Serve as a starter, or as a midweek meal with chips and salad.
This flavour combination was fabulous - the hot deep flavour of muhammara (from Turkey/Syria, so I'm told) and the herby zesty za'atar (ours is from Palestine) make a great complement to the classic taste of grilled aubergine. We're not from the Levant so don't take this as authentic, but this is evocative and quite easy.
Muhammara is a fiery dip, and mixing it with mascarpone (or similar) in a ratio os 1:2 gets the heat just right for this, in our opinion, though you may wish to tweak it! Serves 2 hungry eaters, takes about 30 minutes (aside from making the pizza dough, which is optional to do it yourself).
- One 12" pizza base (we made a square one, using Jamie Oliver's recipe, with: 250g strong white bread flour; 160g warm water; 3g yeast; 1 flat tsp sugar; 1 flat tsp salt)
- One medium aubergine
- 120g mascarpone cheese (to veganise the recipe - use Oatly creme fraiche :)
- 60g muhammara
- 3 tbsp olive oil
- 1 flat tsp za'atar
- 1 tsp fresh chopped parsley
- 5 cherry tomatoes
Heat your oven to 200 C.
Put the pizza base out onto a lightly-floured baking tray. Mix the muhammara and mascarpone together, and spread this evenly over the pizza base, leaving the edges clear like you normally do with pizza.
Slice the aubergine in half down the middle, then slice thinly to make semicircle slices (about 3mm thick). In a bowl, toss the aubergine slices with 1 tbsp of the olive oil. Then lay them out nicely on the pizza, to make a scallop pattern - don't just pile them on, you want each aubergine piece exposed equally to the heat. You'll cover almost the whole pizza.
Sprinkle the za'atar evenly over the aubergine pieces, then drizzle the remaining olive oil evenly over the top. Put it in the oven for about 20 minutes, until it's looking lovely.
Chop the tomatoes into little quarters. Take the pizza out of the oven, and dot the tomato pieces all over, then also sprinkle the parsley over. Leave the pizza for a minute before eating! It's too hot, and also it's good for the tomatoes to take up some of the heat.
This was a great dish making a centrepiece of the cauliflower with Indian spicing. I made it up based on something that looked nice on Masterchef. A notable non-cauliflower-lover gave it top marks so I'm sure you'll love it too.
Serves 2, takes about 50 minutes, plus extra time at the start to marinate.
For the rice:
- 1/2 a mugful basmati rice
- 1 small handful whole roast almonds, roughly chopped
- 1 small handful sunflower seeds
- 1 small handful green lentils, cooked
- 100ml coconut cream, or 200ml coconut milk
For the cauliflower:
- 1 medium-to-small head caulilower, leaves and some of the base removed
- 2 tbsp coconut oil, melted
- 1 tbsp vegetable oil
- 1 tbsp garam masala
- 2 tsp coriander powder
- 2 tsp cumin powder
- 2 tsp turmeric powder
For the carrot:
- 2 medium carrots
- 1 small handful coriander leaves
- 1/2 tsp oil
- Pinch of salt
First, marinate the cauliflower. You can do this way in advance, e.g. 2 hours - but give it at least half an hour if you can. Mix the coconut oil, vegetable oil and all the dry spices. Chop the cauliflower into four big quarters - remember, you want these to come out whole at the end of the process, try to cut them so they'll stay entire. Now marinate the cauliflower in the oil and spice mix, turning it a few times to try and get all the surfaces flavoured.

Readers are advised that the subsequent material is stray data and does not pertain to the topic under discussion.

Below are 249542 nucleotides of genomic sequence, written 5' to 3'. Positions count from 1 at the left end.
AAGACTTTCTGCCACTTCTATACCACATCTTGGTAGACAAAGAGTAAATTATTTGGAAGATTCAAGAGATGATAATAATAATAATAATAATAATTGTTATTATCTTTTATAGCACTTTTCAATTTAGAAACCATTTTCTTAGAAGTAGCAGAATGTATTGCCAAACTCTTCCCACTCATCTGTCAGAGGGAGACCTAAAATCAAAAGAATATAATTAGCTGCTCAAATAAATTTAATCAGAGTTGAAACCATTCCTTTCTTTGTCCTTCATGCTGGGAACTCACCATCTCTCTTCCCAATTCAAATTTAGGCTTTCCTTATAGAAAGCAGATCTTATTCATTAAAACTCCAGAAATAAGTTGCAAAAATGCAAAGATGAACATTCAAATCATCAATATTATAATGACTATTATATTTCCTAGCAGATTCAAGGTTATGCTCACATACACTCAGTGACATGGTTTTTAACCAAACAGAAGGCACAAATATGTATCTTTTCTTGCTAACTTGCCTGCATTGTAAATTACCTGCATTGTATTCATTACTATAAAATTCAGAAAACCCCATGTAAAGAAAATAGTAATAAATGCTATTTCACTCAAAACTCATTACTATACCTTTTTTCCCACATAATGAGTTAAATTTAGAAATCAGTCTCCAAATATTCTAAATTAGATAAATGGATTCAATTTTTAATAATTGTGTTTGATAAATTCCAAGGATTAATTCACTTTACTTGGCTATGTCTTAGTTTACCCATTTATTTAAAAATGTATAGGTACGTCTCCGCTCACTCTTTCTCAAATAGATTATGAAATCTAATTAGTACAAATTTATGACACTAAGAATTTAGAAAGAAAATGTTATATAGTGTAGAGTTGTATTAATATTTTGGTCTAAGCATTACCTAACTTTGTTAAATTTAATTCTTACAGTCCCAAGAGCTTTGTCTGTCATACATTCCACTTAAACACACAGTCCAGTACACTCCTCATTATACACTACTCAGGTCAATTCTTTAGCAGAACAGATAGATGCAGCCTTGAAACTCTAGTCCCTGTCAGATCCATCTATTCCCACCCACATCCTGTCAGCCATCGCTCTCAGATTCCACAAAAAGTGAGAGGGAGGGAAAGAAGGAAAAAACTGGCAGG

When there's about 40 minutes until service, turn on the oven to 180 C. Oil a baking tray or baking tin and pop it in the oven to pre-heat.
Now start off your rice. Wash it in a sieve or suchlike, washing it until the water runs clear, then leave it to soak in fresh cold water for 10--20 minutes. Make sure all the bits you need for the rice are ready.
Take the baking tray out of the oven - be careful of the hot oil - and lay the cauliflower pieces flat-side down into the hot oil. Return to the oven. They'll cook for about 30 minutes, and halfway through you'll want to turn them so that "the other" flat side is down in the oil.
Drain your rice and put it in a pan that has a tight-fitting lid (it's handy to oil the pan a little, in advance). Add all the other ingredients to the rice pot, as well as 2/3 mugful of cold water (or less, if you're using coconut milk - 1/3 mugful?). Bring this to the boil, stir, then turn the heat down to the lowest it can possibly go and put the lid on. You now need to leave this un-disturbed for 20 minutes for the rice to absorb. Meanwhile you can get on with the carrots.
Slice the carrots into very thin coins and put them in a pan with a little oil and 100ml water. Bring to the boil, salt, and cook vigorously for about 12-15 minutes until soft.
Drain the carrots. If you've still got the bowl in which you marinaded the cauliflower, you can pop the carrots in there to pick up any leftover spice. If not, don't worry. Put the carrots and coriander, together with a dash of water (e.g. from cooking the carrots) and a dash of oil, all into a blender and blend to a smooth puree. Check seasoning, add a bit more salt if needed.
To serve: with a big spoon, scoop the rice out to make a mound. Take the puree and spread it over the plate next to the rice. Take the cauliflower pieces from the oven and place them on top of the puree.
I veganised a recipe handed down from my mum, and it's great. It's very soft and moist with a dark sweetness (from the dark sugar) that goes really well with the other flavours. Plus it keeps for a good while, and easy to make from mostly store-cupboard ingredients.